There are two major concerns that I think about when it comes to codeine drug interactions and pharmacokinetics. One is pharmacogenetic differences, and the other is the potential for drug interactions. I can’t recall a recommendation or a situation where I thought to myself, “Self, this would be a good time to recommend using codeine”. Let’s breakdown a few medications that can impact CYP2D6 and how this impacts codeine.
CYP2D6 is an enzyme that metabolizes codeine to morphine. Morphine exerts opioid activity. If we inhibit (stop the activity) 2D6, what will happen is that less morphine will be formed and the analgesic/opioid activity will be reduced. Classic medications that I think of that inhibit CYP2D6 are psych medications. Bupropion, paroxetine, and fluoxetine are three classic examples that I think of.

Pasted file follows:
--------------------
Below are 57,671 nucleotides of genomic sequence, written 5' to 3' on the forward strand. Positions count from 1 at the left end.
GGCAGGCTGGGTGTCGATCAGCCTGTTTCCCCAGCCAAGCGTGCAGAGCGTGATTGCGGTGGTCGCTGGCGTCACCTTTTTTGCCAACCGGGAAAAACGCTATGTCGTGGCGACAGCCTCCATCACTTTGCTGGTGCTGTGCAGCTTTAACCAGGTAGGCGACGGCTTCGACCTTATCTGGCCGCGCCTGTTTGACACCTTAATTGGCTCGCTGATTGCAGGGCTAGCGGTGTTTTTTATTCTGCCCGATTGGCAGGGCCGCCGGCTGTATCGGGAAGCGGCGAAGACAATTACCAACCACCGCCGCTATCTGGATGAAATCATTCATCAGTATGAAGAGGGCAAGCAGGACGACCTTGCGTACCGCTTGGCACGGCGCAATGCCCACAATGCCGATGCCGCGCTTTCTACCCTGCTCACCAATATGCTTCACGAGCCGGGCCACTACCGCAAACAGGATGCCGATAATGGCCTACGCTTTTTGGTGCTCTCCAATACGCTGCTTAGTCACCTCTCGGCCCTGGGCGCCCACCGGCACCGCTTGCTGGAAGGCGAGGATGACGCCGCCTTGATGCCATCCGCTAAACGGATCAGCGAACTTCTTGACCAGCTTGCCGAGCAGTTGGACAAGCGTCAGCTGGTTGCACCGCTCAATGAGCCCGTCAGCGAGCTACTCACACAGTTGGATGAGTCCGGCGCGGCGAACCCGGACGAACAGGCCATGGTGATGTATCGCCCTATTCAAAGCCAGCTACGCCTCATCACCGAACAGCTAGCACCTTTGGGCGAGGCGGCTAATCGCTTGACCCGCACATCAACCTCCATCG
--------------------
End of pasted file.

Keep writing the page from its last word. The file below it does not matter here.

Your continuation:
I hope you don’t have a patient on chronic codeine, but if you do, there is a chance that reduced morphine concentrations could theoretically lead to withdrawal, and/or reduced pain control. A more likely scenario is that a patient is put on short term codeine for acute pain management. In this scenario, the patient may already be on paroxetine (or other CYP2D6 inhibitor) and the patient may not respond very well to the codeine.
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